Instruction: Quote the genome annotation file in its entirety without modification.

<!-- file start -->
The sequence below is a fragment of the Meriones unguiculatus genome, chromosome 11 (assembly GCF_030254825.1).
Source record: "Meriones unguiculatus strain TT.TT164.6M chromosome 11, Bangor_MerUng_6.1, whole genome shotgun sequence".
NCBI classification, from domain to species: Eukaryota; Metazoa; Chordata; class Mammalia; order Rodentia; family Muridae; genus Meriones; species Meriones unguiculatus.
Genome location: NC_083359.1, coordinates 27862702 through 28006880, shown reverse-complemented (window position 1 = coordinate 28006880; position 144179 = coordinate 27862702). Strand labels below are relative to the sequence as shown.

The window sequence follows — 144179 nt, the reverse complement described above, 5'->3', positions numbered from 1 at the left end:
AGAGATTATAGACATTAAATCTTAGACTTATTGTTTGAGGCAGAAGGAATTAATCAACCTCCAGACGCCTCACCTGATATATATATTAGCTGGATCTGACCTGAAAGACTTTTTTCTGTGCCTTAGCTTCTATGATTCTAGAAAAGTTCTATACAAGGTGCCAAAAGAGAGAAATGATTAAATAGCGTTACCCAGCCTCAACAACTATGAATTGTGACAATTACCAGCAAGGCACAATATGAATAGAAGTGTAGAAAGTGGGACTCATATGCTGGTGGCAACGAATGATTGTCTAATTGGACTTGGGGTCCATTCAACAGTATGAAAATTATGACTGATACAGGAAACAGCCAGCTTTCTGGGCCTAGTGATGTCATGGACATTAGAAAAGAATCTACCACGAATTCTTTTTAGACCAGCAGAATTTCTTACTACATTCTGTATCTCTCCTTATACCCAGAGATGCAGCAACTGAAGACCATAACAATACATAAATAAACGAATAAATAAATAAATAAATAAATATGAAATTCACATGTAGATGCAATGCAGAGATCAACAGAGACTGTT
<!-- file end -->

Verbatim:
The sequence below is a fragment of the Meriones unguiculatus genome, chromosome 11 (assembly GCF_030254825.1).
Source record: "Meriones unguiculatus strain TT.TT164.6M chromosome 11, Bangor_MerUng_6.1, whole genome shotgun sequence".
NCBI classification, from domain to species: Eukaryota; Metazoa; Chordata; class Mammalia; order Rodentia; family Muridae; genus Meriones; species Meriones unguiculatus.
Genome location: NC_083359.1, coordinates 27862702 through 28006880, shown reverse-complemented (window position 1 = coordinate 28006880; position 144179 = coordinate 27862702). Strand labels below are relative to the sequence as shown.

The window sequence follows — 144179 nt, the reverse complement described above, 5'->3', positions numbered from 1 at the left end:
AGAGATTATAGACATTAAATCTTAGACTTATTGTTTGAGGCAGAAGGAATTAATCAACCTCCAGACGCCTCACCTGATATATATATTAGCTGGATCTGACCTGAAAGACTTTTTTCTGTGCCTTAGCTTCTATGATTCTAGAAAAGTTCTATACAAGGTGCCAAAAGAGAGAAATGATTAAATAGCGTTACCCAGCCTCAACAACTATGAATTGTGACAATTACCAGCAAGGCACAATATGAATAGAAGTGTAGAAAGTGGGACTCATATGCTGGTGGCAACGAATGATTGTCTAATTGGACTTGGGGTCCATTCAACAGTATGAAAATTATGACTGATACAGGAAACAGCCAGCTTTCTGGGCCTAGTGATGTCATGGACATTAGAAAAGAATCTACCACGAATTCTTTTTAGACCAGCAGAATTTCTTACTACATTCTGTATCTCTCCTTATACCCAGAGATGCAGCAACTGAAGACCATAACAATACATAAATAAACGAATAAATAAATAAATAAATAAATATGAAATTCACATGTAGATGCAATGCAGAGATCAACAGAGACTGTT